In Rwanda, an innovative new education center hopes to direct economic opportunities to women in hopes of elevating the rest of the community.
The NGO Women for Women International (WWI) has commenced construction on an innovative agricultural education center in semi-rural Rwanda. Designed by New York City architects Sharon Davis Design (SDD), the center is conceived as an environmentally sensitive way to improve the lot of those who can best elevate the rest of the community: women.
More than 15 years after the Rwandan genocide, “the biggest threat to women, and all Rwandans, comes from a lack of economic opportunity and access to education particularly outside the urban centers,” architect Sam Keller tells Co.Design. Women, WWI believes, are uniquely poised to facilitate change. Research has shown that women handle money better than men; they’re more likely to distribute wealth among family members (rather than hoard it all for themselves) and repay loans. Empower women, then, and you can empower whole communities.
So the Women’s Opportunity Center–which will cover two acres in Kayonza, about an hour and a half outside of Kigali–is designed to support up to 200 women a day in a range of entrepreneurial activities, from subsistence farming to brick-making. The layout was inspired by a lost Rwandan housing tradition and has a distinctly intimate–some might even say feminine–quality. “The site strategy SDD employed is derived from a village concept or, a clustering of smaller, less imposing structures organized around a central gathering space structure for community-wide events like graduations, weddings, and other celebrations in the middle of the site,” Keller says.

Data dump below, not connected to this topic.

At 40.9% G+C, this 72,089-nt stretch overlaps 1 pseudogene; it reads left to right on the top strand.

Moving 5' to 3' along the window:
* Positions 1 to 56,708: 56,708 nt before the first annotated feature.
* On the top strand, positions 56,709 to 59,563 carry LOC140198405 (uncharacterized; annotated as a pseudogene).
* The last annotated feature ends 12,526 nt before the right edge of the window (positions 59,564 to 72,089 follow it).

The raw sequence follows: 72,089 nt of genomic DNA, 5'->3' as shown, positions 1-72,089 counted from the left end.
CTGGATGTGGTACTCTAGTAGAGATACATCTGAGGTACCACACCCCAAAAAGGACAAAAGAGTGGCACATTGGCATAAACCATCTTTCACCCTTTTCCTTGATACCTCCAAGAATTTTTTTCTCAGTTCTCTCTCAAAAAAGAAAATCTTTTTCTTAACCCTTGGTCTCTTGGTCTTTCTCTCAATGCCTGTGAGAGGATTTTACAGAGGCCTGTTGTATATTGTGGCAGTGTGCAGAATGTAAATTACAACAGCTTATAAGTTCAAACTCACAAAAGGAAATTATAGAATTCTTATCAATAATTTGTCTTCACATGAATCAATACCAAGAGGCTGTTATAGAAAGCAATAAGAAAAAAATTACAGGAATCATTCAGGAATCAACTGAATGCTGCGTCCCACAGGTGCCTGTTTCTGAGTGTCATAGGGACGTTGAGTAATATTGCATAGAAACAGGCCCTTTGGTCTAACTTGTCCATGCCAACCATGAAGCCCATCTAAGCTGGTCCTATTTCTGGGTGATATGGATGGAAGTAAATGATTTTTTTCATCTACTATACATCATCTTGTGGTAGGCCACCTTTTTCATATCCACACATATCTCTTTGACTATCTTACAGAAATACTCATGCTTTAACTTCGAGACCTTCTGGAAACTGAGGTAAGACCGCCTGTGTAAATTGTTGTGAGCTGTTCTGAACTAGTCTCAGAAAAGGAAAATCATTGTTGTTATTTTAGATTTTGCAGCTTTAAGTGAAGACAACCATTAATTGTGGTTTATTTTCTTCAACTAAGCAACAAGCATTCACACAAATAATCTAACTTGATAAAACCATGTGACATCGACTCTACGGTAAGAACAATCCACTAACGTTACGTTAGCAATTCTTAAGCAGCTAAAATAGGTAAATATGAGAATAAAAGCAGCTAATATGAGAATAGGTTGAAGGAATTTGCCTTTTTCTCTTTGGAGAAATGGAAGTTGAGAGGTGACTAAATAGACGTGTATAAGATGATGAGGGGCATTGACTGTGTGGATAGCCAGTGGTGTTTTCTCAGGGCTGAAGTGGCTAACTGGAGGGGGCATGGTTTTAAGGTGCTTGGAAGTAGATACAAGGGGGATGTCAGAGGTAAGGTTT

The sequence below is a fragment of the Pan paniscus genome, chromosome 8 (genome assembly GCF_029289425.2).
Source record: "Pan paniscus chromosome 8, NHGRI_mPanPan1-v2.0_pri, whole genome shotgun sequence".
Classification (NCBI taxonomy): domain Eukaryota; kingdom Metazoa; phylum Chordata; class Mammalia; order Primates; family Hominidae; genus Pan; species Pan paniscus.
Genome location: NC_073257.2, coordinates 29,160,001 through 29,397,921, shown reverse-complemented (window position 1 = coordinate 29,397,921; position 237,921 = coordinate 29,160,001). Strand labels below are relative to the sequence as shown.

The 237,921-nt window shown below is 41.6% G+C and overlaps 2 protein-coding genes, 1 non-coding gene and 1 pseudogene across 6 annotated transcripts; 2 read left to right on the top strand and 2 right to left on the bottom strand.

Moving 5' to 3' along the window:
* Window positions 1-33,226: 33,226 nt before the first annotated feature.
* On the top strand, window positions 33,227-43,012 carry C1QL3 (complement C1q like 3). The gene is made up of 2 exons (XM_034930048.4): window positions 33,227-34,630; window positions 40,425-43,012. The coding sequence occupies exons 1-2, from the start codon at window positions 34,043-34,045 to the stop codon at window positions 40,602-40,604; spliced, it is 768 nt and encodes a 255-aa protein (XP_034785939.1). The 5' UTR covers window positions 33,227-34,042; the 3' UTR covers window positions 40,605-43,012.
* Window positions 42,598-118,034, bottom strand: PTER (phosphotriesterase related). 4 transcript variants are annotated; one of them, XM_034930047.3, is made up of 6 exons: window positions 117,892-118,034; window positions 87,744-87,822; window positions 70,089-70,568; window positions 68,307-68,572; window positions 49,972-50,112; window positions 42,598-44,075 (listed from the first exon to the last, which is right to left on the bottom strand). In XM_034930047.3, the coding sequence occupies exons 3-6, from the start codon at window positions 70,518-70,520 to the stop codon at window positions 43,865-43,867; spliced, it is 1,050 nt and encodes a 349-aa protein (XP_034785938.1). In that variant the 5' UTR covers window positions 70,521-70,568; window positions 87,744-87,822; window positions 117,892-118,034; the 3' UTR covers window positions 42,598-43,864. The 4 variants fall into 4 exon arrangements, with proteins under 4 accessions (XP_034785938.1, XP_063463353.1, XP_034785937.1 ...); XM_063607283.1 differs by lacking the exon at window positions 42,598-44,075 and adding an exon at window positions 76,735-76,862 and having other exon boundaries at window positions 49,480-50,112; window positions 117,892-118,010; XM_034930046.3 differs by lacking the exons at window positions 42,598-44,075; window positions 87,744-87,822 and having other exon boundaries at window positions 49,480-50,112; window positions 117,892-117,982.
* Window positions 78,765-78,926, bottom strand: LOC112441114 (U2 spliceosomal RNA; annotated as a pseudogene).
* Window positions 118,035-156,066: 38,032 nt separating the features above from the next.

Circular open-air pavilions made of brick will be used for classrooms. Their shape and modest size are intended to foster a sense of intimacy among groups of about 20 women each. The center will also include a canteen, a farmer’s market, guest lodging, and a demonstration farm where women will learn how to collect animal waste to make their own biogas fuel for cooking.
The lessons in self-sufficiency will begin even before the first class bell rings: Women will use local clay to hand-press the roughly half a million bricks needed to build the center’s pavilions and other infrastructure. “In this way, women are both growing to embrace sustainable methods, as well as having a chance to make the center truly their own,” the architects say. “In a larger sense, women are also learning how to help with future building projects that will bring commerce into the community.” Brick by brick.